Emergency Funds – Planning For The Unexpected
Understandably, many people prioritize paying down debt over establishing a savings account that includes an emergency fund for the unexpected situations that life sometimes presents. While it’s never a bad thing to plan ways to pay off your debt, emergency funds are just as important and often overlooked.
Consider how you got into debt in the first place — you had unforeseen expenses that created an immediate need for money so you took out a loan or charged a credit card to take care of business. Imagine not having to worry about doing that, and being able to dip into a savings account for small emergency expenses when necessary. That’s the goal of an emergency fund, though for some it might not be at the top of their to-do list.
Step By Step
When weighing your options in regard to paying off debt and establishing an emergency fund, it’s important to consider your finances and just how much you need to allocate to each thing. The smartest thing to do for most people would be to start by saving a small emergency fund, taking around $1,000 and setting it aside for unforeseen expenses.
One smart way to keep your emergency savings in check while balancing debt is to halt any debt repayment whenever you have to dip into the emergency fund. Give yourself time to build the fund back up before you resume paying down your debt. Once you decide to pay it down, it might be worthwhile to look into refinancing it with a balance transfer that has a low interest APR.
Next, you should really focus on saving money. Once retirement begins, you’ll need money to have for security purposes as well and to live off of. Even before retirement, though, saving money is key. It’s said that you should put anywhere from 10 to 15 percent of your pay into savings.
The last thing you can do is come up with a debt repayment plan. You may have to make some sacrifices such as lowering your living expenses, but you could also increase your income by taking odd/side jobs and coming up with creative ways to make money. Cutting living expenses is easy, as all you really need to do is pinpoint areas of your budget that can be cut in order to save money for paying off debt. Even something as small as canceling a gym membership and putting that money towards repayment can make a huge difference in the long run.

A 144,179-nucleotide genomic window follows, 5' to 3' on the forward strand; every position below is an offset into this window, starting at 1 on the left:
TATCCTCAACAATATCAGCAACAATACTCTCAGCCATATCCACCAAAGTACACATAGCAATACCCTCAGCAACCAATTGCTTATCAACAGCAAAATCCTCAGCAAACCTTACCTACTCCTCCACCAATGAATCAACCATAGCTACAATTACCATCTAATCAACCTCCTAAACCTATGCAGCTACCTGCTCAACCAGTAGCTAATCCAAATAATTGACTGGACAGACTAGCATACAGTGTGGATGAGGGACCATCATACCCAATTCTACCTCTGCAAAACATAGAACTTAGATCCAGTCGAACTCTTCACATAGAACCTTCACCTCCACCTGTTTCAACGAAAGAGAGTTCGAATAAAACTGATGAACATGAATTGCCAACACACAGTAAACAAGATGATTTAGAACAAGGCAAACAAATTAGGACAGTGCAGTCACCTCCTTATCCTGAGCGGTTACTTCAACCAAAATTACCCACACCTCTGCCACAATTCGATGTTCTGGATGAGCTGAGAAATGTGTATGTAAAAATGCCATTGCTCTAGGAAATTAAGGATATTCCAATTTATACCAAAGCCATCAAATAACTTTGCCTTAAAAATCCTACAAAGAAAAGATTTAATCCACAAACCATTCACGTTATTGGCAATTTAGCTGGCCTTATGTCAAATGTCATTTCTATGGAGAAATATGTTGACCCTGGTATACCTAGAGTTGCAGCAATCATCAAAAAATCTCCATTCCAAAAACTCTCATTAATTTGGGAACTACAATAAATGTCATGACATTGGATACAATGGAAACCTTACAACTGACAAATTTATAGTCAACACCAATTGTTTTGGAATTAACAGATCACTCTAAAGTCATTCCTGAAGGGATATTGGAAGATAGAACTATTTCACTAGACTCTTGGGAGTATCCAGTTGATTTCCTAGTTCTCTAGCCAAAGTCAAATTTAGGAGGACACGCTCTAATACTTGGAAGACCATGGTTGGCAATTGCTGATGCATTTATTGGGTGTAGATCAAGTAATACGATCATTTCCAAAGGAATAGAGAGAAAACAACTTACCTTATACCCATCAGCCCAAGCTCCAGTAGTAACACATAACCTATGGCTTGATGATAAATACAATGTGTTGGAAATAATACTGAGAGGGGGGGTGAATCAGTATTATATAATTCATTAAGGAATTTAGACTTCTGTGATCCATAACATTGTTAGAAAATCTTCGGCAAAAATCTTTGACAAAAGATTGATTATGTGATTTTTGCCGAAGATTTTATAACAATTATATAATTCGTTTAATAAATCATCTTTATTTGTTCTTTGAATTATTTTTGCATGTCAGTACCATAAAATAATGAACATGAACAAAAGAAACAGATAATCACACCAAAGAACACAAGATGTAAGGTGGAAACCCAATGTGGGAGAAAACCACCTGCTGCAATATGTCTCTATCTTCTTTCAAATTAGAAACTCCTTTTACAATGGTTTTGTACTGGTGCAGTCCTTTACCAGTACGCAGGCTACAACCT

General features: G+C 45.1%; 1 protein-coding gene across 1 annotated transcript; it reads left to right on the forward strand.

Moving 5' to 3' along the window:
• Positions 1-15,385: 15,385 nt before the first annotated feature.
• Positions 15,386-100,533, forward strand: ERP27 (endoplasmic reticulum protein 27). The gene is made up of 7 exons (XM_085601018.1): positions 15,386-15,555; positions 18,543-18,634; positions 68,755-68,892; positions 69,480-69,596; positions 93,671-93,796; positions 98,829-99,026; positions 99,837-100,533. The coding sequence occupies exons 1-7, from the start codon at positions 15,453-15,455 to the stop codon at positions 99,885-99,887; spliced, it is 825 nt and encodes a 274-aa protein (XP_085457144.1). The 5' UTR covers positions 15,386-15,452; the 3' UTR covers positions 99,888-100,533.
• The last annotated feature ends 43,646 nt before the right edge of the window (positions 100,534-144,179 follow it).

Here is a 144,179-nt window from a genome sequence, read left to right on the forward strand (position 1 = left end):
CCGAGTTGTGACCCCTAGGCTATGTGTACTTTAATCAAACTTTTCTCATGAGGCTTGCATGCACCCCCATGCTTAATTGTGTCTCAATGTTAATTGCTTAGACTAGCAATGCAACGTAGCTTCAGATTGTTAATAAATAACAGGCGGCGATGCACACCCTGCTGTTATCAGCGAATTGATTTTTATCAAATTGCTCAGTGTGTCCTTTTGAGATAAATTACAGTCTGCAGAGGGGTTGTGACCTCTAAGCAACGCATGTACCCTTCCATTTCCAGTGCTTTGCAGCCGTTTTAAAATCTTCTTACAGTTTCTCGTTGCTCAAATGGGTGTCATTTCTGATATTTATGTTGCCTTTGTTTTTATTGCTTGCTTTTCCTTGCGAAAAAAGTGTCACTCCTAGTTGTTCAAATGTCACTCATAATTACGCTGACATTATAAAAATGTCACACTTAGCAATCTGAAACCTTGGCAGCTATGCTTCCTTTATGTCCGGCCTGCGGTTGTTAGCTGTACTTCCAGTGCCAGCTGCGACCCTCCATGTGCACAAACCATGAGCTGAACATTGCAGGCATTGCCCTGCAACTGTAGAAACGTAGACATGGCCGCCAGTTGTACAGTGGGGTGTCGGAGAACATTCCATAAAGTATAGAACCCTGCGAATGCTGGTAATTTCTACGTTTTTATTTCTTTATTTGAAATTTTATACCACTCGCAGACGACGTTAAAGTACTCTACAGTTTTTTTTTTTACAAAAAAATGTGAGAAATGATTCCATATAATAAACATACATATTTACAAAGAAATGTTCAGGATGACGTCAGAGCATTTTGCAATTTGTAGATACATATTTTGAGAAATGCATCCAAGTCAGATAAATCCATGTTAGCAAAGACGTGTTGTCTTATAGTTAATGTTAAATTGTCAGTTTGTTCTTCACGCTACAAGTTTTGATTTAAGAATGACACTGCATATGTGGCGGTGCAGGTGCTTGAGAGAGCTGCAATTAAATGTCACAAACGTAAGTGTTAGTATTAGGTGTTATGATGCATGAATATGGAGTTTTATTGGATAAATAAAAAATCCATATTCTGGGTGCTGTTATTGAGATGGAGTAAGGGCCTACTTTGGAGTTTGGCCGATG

How To Start A Fund
When opening a savings account, you’ll need some money at your disposal to be able to have something in the account as a starting point. You don’t necessarily have to take this money out of your regular income, though.
Finding a second job, selling unused or unwanted items and cutting down on spending at the grocery store by half are all easy ways to obtain quick money that you can use to establish your fund.
Find What Works For You
The most important thing when trying to strike the balance between debt repayment and emergency saving is to find a system and a ratio that works for you. Some people like to start with a flat amount taken out of their income as a starting point for emergencies, then use 75 percent of their income for high interest debt repayment and 25 for your emergency fund.
No matter what method or organizational route you take when it comes to balancing both things, it’s important to figure out what works for you and prioritizing accordingly.
Perhaps the most important thing you can do is to avoid the temptation of using your funds for non-emergencies and/or fake emergencies. For example, going to a store and seeing something on sale that you want — choose to sacrifice the thing that you want for your genuine needs as well as preparedness for the onslaught the following day.
When you can find a good balance and be able to have room to breathe while organizing your debt and putting money aside for unforeseen expenses, you’ll feel that much better about your financial situation and it’ll save you some real heartache in the long run.